Hybrid or not: you decide
With just under a week to go until Tech-Fest and considering our technological theme I thought it would be interesting to explain why Tech-Fest isn’t, in my eyes, a ‘Hybrid’ Event. I’ve put ‘Hybrid’ because Hybrid can mean different things to different people. However there is growing agreement that the definition of a Hybrid involves a physical and a virtual audience. Paul Cook of Planetplanit recently defined it, in a Twitter friendly way for Tech-Fest, as “Any event that has two audiences a physical and a virtual one” Tech-Fest has an audience of over 100 organisers in a room and potentially a much larger one on line so by that definition we are running a Hybrid Event! But I don’t think Tech-Fest is a Hybrid Event and we are certainly not telling anyone it is!
For me a Hybrid is more than the location of the audience; it’s about the approach and more importantly the attitude of all those involved. To sum that up at a Hybrid Event there is no ‘premier’ audience: each audience is treated the same by the organisers and the performers.
A live stream and online engagement doesn’t make your event a Hybrid one
Tech-Fest will be engaging our virtual audience but we have to be clear: this is not a Hybrid Event; our priority is on the physical audience. We have a live stream where our virtual audience can listen, watch and engage through Twitter but they are not really, in our eyes, attending the event. Virtual attendees have Tech-Fest light! We will still have enough fizz to keep everyone involved but we can’t hide it’s not the experience we’ve planned for the physical attendees.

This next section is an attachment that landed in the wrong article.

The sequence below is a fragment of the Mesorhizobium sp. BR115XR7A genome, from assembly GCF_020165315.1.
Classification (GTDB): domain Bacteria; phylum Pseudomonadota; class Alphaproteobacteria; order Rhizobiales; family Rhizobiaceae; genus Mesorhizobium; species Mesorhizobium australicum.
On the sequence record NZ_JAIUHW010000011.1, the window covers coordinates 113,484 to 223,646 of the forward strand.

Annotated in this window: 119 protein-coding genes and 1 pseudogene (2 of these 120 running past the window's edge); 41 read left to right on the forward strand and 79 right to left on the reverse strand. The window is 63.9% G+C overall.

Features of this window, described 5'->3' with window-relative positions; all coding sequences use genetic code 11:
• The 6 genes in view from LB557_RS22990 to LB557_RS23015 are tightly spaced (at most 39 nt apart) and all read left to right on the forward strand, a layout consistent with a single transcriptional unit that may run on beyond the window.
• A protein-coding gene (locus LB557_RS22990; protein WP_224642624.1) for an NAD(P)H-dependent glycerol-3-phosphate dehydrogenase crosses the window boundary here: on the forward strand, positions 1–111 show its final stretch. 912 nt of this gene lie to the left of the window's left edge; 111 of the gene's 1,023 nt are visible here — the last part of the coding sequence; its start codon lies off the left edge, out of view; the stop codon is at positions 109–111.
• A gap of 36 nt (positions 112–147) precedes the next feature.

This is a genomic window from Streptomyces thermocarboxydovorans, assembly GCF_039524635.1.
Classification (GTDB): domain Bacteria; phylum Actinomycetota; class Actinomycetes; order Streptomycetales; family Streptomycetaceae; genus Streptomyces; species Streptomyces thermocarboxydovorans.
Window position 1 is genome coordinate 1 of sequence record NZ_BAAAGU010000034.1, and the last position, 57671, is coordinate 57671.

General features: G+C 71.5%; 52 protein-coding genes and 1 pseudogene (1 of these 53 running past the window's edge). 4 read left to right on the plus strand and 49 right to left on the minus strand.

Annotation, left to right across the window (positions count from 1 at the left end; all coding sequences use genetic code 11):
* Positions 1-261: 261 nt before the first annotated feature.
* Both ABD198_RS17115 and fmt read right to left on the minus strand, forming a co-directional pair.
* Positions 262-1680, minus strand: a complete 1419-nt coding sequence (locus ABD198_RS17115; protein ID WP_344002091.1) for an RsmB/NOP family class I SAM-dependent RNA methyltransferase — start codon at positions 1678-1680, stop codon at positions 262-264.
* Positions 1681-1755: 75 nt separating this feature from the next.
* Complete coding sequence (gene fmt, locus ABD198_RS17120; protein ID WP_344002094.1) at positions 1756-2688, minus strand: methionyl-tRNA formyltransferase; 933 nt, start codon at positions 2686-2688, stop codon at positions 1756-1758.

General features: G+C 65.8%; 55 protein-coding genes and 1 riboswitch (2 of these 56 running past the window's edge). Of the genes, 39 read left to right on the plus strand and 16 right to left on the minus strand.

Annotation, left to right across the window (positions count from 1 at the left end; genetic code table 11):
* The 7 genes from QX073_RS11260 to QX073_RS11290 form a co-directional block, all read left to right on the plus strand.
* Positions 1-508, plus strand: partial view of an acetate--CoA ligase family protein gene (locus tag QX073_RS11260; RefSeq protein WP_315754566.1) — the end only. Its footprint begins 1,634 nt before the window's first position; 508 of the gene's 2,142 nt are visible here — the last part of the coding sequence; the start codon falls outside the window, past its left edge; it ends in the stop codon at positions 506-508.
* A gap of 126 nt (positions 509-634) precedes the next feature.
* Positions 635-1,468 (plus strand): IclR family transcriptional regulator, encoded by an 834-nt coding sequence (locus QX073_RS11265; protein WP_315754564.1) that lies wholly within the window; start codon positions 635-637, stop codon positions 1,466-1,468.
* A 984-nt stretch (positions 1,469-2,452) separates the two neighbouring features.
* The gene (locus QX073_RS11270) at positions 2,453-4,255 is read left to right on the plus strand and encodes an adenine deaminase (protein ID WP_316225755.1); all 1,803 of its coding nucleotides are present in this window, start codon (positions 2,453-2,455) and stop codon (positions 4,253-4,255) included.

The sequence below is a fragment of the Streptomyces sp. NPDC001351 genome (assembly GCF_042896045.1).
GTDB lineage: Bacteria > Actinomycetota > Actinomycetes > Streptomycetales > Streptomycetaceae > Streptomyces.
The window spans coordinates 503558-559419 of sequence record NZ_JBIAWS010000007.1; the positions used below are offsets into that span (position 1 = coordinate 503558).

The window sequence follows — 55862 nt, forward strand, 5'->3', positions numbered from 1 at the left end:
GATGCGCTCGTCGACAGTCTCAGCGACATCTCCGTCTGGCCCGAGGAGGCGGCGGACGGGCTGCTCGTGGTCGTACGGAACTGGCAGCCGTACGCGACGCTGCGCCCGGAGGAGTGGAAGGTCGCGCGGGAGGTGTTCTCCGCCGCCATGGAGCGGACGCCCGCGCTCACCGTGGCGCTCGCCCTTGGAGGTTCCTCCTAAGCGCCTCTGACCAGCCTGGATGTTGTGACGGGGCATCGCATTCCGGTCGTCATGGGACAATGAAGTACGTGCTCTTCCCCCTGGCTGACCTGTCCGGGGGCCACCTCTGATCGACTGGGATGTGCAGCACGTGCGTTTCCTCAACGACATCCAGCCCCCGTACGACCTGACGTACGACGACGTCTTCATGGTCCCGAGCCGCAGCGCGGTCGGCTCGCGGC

Why we went for live stream and not Hybrid
So here’s why we decided to add a live stream and not go the full route of a Hybrid event:
1. Logistically this is not an easy event to organise. With a curator and lead organiser based in Barcelona and an Event Manager based in the North of England running an event in London is not a walk in the park.
2. Timing isn’t on our side. We set the challenging target of turning round the event in 12 weeks! Adding a Hybrid to the mix adds too many potentially explosive ingredients.
3. I’ve organised over 500 events but I’ve never had the level of ‘virtual’ engagement we are planning at Tech-Fest just with a live streaming, so I want to be pragmatic.
4. We don’t have a big budget. Tech-Fest is in its’ first year. You have to limit risks right?
5. We want to focus and be able to concentrate on the physical experience of Tech-Fest. See point 4! We have a small team (a fantastic one) but it is invariable that one could take ones eye of the ball with a Hybrid to worry about it.
6. The objectives we set didn’t include the need for a Hybrid Event (they did for a live stream). So we were never going to include one ‘just for the sake of it’.
These six reasons are of course very particular to Tech-Fest but I hope they are a really practical view of the type of thing you have to consider when facing the question: “Should we run a Hybrid Event?”
So are we right?
Maybe we are doing a disservice to the Hybrid concept. Maybe we are even offering the service we can or should to our virtual audience. Or maybe we actually go too far with what we’ve got planned for the virtual audience and we sully the experience of the physical audience. The good thing is that we just don’t know. The even better thing is that we are so keen to hear what attendees and the wider events community think of our approach. We are trying to have as ‘open source’ an event as we can. And we want to help the learning through discussion last beyond the physical event. So Hybrid or not to Hybrid? You decide.